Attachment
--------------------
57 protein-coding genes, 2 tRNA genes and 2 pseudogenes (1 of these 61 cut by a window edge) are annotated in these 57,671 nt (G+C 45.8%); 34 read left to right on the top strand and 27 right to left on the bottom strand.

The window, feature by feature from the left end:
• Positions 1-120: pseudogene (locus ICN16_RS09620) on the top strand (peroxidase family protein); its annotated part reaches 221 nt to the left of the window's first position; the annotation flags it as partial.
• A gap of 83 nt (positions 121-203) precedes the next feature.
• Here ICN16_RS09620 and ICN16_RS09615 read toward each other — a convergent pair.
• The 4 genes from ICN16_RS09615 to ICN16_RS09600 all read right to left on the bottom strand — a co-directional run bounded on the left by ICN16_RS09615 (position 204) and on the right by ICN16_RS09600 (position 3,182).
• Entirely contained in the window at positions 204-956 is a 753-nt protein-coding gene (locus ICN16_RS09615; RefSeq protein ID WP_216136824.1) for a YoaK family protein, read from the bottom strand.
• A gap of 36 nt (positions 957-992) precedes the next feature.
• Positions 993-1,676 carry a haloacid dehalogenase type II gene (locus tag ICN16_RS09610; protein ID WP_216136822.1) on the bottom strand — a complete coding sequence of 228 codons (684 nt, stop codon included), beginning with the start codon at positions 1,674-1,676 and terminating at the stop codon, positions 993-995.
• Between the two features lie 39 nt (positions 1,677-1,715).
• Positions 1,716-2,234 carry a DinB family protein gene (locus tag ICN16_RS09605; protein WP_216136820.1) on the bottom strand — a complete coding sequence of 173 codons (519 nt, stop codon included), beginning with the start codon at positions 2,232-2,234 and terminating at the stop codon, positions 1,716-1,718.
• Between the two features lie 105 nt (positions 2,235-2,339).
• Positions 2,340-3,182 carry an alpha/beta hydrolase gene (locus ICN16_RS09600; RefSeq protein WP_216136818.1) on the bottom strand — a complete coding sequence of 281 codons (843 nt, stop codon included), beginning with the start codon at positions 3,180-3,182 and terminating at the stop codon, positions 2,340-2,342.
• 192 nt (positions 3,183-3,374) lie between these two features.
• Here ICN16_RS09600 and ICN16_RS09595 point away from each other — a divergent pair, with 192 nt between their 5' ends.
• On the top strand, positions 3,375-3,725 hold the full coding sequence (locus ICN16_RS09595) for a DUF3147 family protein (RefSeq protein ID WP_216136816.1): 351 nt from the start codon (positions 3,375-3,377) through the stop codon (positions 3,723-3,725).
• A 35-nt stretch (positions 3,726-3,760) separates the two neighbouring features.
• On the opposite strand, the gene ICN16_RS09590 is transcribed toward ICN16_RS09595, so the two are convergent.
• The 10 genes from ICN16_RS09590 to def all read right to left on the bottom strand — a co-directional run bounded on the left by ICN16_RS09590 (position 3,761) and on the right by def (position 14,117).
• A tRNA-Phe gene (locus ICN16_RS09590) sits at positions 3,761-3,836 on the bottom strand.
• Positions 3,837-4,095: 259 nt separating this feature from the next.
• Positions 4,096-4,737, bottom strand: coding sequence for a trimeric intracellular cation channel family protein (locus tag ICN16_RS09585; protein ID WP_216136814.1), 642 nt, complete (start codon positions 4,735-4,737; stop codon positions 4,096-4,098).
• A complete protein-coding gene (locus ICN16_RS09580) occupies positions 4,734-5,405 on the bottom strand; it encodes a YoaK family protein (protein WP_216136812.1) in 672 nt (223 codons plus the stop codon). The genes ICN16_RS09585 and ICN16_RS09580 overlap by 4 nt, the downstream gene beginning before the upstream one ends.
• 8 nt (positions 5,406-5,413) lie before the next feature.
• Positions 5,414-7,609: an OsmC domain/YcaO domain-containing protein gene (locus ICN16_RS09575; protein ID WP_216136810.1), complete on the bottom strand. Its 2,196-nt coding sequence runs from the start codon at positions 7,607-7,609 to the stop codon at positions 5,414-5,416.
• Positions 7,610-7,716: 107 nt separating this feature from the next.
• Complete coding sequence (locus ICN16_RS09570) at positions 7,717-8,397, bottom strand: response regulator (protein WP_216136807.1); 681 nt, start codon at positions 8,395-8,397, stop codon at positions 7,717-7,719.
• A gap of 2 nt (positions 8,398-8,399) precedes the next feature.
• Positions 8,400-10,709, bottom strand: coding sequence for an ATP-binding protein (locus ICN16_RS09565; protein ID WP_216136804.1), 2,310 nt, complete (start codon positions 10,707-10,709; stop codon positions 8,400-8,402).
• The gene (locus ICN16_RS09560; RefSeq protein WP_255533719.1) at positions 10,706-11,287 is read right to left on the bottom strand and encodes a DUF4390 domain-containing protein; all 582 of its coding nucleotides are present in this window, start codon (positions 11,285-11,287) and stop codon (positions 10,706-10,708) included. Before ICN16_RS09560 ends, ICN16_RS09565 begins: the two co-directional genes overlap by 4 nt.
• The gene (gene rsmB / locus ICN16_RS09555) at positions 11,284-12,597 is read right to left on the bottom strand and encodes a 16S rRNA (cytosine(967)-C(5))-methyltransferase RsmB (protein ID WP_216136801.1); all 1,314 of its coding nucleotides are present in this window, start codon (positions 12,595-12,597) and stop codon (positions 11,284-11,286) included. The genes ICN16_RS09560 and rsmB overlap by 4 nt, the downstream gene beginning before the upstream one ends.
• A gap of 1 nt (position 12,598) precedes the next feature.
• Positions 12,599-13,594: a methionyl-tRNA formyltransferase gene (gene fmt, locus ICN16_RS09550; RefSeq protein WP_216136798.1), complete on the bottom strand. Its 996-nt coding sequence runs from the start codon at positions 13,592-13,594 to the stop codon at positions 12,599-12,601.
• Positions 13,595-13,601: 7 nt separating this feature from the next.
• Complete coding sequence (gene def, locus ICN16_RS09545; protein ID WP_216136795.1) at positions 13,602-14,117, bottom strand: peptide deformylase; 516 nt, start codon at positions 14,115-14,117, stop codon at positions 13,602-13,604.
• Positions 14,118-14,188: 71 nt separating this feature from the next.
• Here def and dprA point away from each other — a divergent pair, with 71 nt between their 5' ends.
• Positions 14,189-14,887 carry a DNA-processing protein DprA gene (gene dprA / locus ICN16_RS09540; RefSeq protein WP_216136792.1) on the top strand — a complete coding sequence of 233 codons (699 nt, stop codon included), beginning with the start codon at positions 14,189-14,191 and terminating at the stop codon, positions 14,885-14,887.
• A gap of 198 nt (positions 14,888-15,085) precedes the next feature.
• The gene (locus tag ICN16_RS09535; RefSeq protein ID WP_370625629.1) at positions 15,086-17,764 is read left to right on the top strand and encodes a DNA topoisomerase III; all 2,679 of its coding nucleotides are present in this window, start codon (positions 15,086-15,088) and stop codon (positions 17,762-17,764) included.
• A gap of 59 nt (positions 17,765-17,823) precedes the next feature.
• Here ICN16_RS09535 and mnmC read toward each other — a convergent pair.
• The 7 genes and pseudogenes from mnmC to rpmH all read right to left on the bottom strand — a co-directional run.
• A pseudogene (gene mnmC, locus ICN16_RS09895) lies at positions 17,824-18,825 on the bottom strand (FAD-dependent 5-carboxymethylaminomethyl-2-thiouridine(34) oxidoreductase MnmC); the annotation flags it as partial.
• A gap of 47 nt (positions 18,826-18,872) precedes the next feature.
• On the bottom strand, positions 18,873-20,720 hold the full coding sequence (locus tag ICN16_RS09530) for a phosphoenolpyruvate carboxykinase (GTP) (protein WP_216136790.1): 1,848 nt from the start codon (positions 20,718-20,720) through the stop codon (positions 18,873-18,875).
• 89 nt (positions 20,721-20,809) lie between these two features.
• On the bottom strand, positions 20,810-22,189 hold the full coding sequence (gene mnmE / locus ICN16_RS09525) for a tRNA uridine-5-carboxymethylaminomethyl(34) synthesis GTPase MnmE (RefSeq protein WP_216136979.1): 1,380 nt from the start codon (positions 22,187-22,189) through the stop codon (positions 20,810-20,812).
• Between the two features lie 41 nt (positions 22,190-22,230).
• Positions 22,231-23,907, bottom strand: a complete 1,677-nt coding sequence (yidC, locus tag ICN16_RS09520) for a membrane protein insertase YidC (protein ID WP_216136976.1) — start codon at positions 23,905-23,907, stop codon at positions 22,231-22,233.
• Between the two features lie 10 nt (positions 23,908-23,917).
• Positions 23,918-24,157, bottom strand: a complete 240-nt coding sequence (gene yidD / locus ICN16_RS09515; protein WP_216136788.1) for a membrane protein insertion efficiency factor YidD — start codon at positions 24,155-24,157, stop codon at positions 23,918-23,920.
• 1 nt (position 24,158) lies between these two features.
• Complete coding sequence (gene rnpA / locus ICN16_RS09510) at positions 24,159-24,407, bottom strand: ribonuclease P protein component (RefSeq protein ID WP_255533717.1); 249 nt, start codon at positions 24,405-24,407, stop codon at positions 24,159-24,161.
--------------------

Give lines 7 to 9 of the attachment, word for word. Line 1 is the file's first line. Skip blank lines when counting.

• Entirely contained in the window at positions 204-956 is a 753-nt protein-coding gene (locus ICN16_RS09615; RefSeq protein ID WP_216136824.1) for a YoaK family protein, read from the bottom strand.
• A gap of 36 nt (positions 957-992) precedes the next feature.
• Positions 993-1,676 carry a haloacid dehalogenase type II gene (locus tag ICN16_RS09610; protein ID WP_216136822.1) on the bottom strand — a complete coding sequence of 228 codons (684 nt, stop codon included), beginning with the start codon at positions 1,674-1,676 and terminating at the stop codon, positions 993-995.